# Solving the Wallis Product: Constructing Rectangles for $\pi/2$

In summary, the problem concerns the Wallis Product \frac{\pi}{2} = \frac{2}{1} \cdot \frac{2}{3} \cdot \frac{4}{3} \cdot \frac{4}{5} \cdot \frac{6}{5} \cdot \frac{6}{7} \cdot \cdots, where rectangles are constructed by attaching rectangles of area 1 alternately beside or on top of the previous rectangle. The goal is to find the limit of the ratios of width to height of these rectangles, which is ultimately shown to be \frac{\pi}{2}. By expressing each ratio in terms of heights and widths of previous terms and keeping the fractions factored,
Folks, I have a problem in my calculus textbook about the Wallis Product

$$\frac{\pi}{2} = \frac{2}{1} \cdot \frac{2}{3} \cdot \frac{4}{3} \cdot \frac{4}{5} \cdot \frac{6}{5} \cdot \frac{6}{7} \cdot \cdots$$

"We construct rectangles as follows. Start with a square of area 1 and attach rectangles of area 1 alternately beside or on top of the previous rectangle (see figure). Find the limit of the ratios of width to height of these rectangles."

Here's what I've got:

$$R_1 = \frac{W_1}{H_1} = \frac{1}{1} = 1$$

$$R_2 = \frac{W_2}{H_2} = \frac{W_1 + \frac{1}{H_2}}{H_1} = \frac{2}{1} = 2$$

$$R_3 = \frac{W_3}{H_3} = \frac{W_2}{H_2 + \frac{1}{W_3}} = \frac{2}{3/2} = \frac{4}{3}$$

$$R_4 = \frac{W_4}{H_4} = \frac{W_3 + \frac{1}{H_4}}{H_3} = \frac{8/3}{3/2} = \frac{16}{9}$$

$$R_5 = \frac{W_5}{H_5} = \frac{W_4}{H_4 + \frac{1}{W_5}} = \frac{8/3}{15/8} = \frac{64}{45}$$

Since all previous parts of this problem are about the Wallis Product, it would not be surprising to find out that the limit of the ratios of width to height of those rectangles is $$\frac{\pi}{2}$$. It doesn't seem to be appropriate to simply state it, though.

If $$n$$ is even, then

$$W_n = W_{n-1} + \frac{1}{H_n}$$ and $$H_n = H_{n-1}$$

and so

$$R_n = \frac{W_n}{H_n} = \frac{W_{n-1} + \frac{1}{H_n}}{H_{n-1}}$$

If $$n$$ is odd, then

$$W_n = W_{n-1}$$ and $$H_n = H_{n-1} + \frac{1}{W_n}$$

and so

$$R_n = \frac{W_n}{H_n} = \frac{W_{n-1}}{H_{n-1} + \frac{1}{W_n}}$$

Thus, we find

$$\lim _{n\to \infty} \frac{W_{n-1} + \frac{1}{H_n}}{H_{n-1}} = \lim _{n\to \infty} \frac{W_{n-1}}{H_{n-1} + \frac{1}{W_n}}$$

However, I don't know how to proceed so that I find

$$\lim _{n\to \infty} R_n = \frac{\pi}{2}$$

Any help is highly appreciated. Thanks.

PS: THE FIGURE IS ATTACHED.

#### Attachments

• figure.JPG
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First, I think you want to express each ratio in terms of heights and widths of previous terms, not in terms of the current term. Then be sure to keep the H and W identifiable before reducing the fractions and leave the fractions factored. I added an intermediate step that you have done correctly, and idenitfied the W and H for each term in brackets.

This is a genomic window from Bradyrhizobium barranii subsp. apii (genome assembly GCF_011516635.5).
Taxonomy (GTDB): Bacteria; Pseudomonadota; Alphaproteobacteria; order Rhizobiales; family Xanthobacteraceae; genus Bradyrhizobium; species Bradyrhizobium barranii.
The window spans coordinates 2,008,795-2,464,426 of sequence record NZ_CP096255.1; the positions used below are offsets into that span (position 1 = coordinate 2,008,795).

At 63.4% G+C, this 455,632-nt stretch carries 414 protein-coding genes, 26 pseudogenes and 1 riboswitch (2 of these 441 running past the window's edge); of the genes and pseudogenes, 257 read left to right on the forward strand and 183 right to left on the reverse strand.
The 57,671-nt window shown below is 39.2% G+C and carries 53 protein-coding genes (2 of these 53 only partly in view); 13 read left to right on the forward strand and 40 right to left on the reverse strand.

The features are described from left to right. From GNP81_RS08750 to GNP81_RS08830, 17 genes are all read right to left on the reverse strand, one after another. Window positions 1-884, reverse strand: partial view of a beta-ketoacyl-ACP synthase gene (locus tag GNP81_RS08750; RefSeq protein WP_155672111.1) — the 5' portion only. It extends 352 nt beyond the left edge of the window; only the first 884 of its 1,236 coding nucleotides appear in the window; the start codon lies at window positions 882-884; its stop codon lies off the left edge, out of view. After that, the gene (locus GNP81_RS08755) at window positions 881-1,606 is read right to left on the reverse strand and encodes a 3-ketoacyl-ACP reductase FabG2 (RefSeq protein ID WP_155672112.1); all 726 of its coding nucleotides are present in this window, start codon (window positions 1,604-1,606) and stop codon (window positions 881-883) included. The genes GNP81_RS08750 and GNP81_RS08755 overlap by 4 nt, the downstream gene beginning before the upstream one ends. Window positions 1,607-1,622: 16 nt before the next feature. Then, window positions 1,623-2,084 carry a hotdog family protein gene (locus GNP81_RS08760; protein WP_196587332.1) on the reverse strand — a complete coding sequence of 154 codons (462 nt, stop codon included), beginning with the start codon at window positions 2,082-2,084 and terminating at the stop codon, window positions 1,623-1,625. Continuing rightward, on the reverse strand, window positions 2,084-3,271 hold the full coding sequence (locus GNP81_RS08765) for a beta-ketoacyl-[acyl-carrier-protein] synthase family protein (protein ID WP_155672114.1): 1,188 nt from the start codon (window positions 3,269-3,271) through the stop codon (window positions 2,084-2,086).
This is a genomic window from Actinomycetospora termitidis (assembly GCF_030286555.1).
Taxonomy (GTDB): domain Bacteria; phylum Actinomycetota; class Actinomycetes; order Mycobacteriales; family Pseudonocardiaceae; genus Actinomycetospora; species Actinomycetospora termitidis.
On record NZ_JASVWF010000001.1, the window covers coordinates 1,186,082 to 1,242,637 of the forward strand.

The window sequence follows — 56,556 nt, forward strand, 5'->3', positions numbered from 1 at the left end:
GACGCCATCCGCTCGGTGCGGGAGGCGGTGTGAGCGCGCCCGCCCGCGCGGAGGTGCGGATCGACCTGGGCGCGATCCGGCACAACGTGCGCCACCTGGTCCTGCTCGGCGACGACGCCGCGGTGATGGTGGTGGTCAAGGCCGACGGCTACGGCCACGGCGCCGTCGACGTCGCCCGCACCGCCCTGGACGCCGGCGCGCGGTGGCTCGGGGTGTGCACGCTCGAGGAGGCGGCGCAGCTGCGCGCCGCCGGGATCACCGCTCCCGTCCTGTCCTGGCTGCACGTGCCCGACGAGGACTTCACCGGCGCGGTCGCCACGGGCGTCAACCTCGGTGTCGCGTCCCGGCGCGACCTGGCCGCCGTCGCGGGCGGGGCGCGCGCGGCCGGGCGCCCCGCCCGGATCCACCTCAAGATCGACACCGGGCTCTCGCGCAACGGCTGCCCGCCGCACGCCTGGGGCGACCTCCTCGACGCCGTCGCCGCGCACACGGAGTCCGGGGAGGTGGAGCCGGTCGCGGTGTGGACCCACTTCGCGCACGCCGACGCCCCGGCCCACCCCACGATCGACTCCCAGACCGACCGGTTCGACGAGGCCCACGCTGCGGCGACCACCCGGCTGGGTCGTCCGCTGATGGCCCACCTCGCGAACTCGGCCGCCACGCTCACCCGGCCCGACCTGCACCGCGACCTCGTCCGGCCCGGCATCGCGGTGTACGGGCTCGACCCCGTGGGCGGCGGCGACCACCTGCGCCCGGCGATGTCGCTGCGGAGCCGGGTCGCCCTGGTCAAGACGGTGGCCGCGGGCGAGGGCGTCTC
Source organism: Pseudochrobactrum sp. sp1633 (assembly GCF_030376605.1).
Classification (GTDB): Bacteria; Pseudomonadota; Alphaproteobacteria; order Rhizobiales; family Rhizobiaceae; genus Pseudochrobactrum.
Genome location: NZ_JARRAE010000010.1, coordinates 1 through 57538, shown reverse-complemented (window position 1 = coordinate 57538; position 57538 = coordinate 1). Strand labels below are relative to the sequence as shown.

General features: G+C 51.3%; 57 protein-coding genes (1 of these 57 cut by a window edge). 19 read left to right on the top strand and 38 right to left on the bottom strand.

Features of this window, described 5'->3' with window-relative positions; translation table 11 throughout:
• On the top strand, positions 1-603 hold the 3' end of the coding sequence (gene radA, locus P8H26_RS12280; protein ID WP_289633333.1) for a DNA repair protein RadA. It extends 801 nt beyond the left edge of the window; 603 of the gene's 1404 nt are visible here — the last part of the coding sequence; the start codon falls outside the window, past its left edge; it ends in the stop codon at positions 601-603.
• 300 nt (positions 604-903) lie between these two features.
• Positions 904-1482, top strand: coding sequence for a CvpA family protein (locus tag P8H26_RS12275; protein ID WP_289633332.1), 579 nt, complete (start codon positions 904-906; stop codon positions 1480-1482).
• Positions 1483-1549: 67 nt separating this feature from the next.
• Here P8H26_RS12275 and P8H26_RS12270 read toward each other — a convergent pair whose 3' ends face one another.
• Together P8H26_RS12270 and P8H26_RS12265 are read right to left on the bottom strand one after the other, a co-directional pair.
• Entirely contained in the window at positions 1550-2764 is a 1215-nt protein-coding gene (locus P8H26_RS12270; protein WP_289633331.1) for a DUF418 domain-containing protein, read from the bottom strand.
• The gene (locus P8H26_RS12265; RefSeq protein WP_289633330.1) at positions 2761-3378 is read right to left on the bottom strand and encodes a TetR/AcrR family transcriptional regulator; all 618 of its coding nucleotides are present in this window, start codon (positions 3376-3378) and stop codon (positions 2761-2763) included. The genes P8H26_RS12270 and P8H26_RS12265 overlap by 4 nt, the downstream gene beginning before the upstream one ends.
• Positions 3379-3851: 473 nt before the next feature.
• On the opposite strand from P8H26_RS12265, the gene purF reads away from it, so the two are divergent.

$$R_1 = \frac{W_1}{H_1} = \frac{1}{1} = 1$$

$$R_2 = \frac{W_2}{H_2} = \frac{W_1 + \frac{1}{H_1}}{H_1} = \frac{1 + 1}{1}= \left[\frac{2}{1}\right] = 1\cdot\frac{2}{1}$$

$$R_3 = \frac{W_3}{H_3} = \frac{W_2}{H_2 + \frac{1}{W_2}} = \frac{2}{1 + 1/2} = \left[\frac{2}{3/2}\right] = 1\cdot\frac{2}{1}\cdot\frac{2}{3}$$

$$R_4 = \frac{W_4}{H_4} = \frac{W_3 + \frac{1}{H_3}}{H_3} = \frac{2 + 2/3}{3/2} = \left[\frac{8/3}{3/2}\right] = 1\cdot\frac{2}{1}\cdot\frac{2}{3}\cdot\frac{4}{3}$$

$$R_5 = \frac{W_5}{H_5} = \frac{W_4}{H_4 + \frac{1}{W_4}} = \frac{8/3}{3/2+3/8}= \left[\frac{8/3}{15/8}\right] = 1\cdot\frac{2}{1}\cdot\frac{2}{3}\cdot\frac{4}{3}\cdot\frac{4}{5}$$

$$R_6 = \frac{W_6}{H_6} = \frac{W_5 + \frac{1}{H_5}}{H_5} = \frac{8/3+8/15}{15/8} = \left[\frac{16/5}{15/8}\right] = 1\cdot\frac{2}{1}\cdot\frac{2}{3}\cdot\frac{4}{3}\cdot\frac{4}{5}\cdot\frac{6}{5}$$

$$R_7 = \frac{W_7}{H_7} = \frac{W_6}{H_6 + \frac{1}{W_6}}= \frac{16/5}{15/8+5/16} = \left[\frac{16/5}{35/16}\right] = 1\cdot\frac{2}{1}\cdot\frac{2}{3}\cdot\frac{4}{3}\cdot\frac{4}{5}\cdot\frac{6}{5}\cdot\frac{6}{7}$$

By keeping the fractional factors, you see the progression as the Wallis Product, so if you believe the given expansion, you have shown the ratio of the rectangle sides has the $\pi/2$ limit.

That's definitely it! Thank you very much.

## What is the Wallis Product?

The Wallis Product is a mathematical formula used to approximate the value of pi, denoted as π. It is named after the English mathematician John Wallis who first discovered it in the 17th century.

## How does the Wallis Product work?

The Wallis Product involves constructing a sequence of rectangles with specific dimensions and calculating their total area. By taking the limit of this sequence as the number of rectangles approaches infinity, the value of pi can be approximated.

## Why is solving the Wallis Product important?

Solving the Wallis Product is important because it provides a simple and efficient way to approximate the value of pi. It is also a fundamental concept in mathematics and can be applied in various fields such as engineering, physics, and computer science.

## What are the challenges in solving the Wallis Product?

One of the main challenges in solving the Wallis Product is finding an accurate approximation of pi. This requires a large number of rectangles to be constructed and calculated, which can be time-consuming and computationally intensive.

## Are there any real-life applications of the Wallis Product?

Yes, the Wallis Product has several real-life applications. It is used in fields such as architecture, where precise calculations of circular and spherical shapes are needed. It is also used in numerical analysis and in developing algorithms for calculating pi to a desired degree of accuracy.

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